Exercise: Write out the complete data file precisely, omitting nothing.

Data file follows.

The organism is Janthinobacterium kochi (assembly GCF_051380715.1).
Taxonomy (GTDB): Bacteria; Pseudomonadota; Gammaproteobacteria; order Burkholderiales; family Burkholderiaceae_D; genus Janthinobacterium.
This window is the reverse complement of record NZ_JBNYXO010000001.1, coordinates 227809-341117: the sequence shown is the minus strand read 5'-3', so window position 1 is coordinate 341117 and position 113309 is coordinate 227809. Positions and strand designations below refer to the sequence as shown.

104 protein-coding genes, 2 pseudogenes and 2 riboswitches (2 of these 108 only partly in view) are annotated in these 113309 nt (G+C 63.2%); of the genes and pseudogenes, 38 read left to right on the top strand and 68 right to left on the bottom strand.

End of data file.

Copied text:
The organism is Janthinobacterium kochi (assembly GCF_051380715.1).
Taxonomy (GTDB): Bacteria; Pseudomonadota; Gammaproteobacteria; order Burkholderiales; family Burkholderiaceae_D; genus Janthinobacterium.
This window is the reverse complement of record NZ_JBNYXO010000001.1, coordinates 227809-341117: the sequence shown is the minus strand read 5'-3', so window position 1 is coordinate 341117 and position 113309 is coordinate 227809. Positions and strand designations below refer to the sequence as shown.

104 protein-coding genes, 2 pseudogenes and 2 riboswitches (2 of these 108 only partly in view) are annotated in these 113309 nt (G+C 63.2%); of the genes and pseudogenes, 38 read left to right on the top strand and 68 right to left on the bottom strand.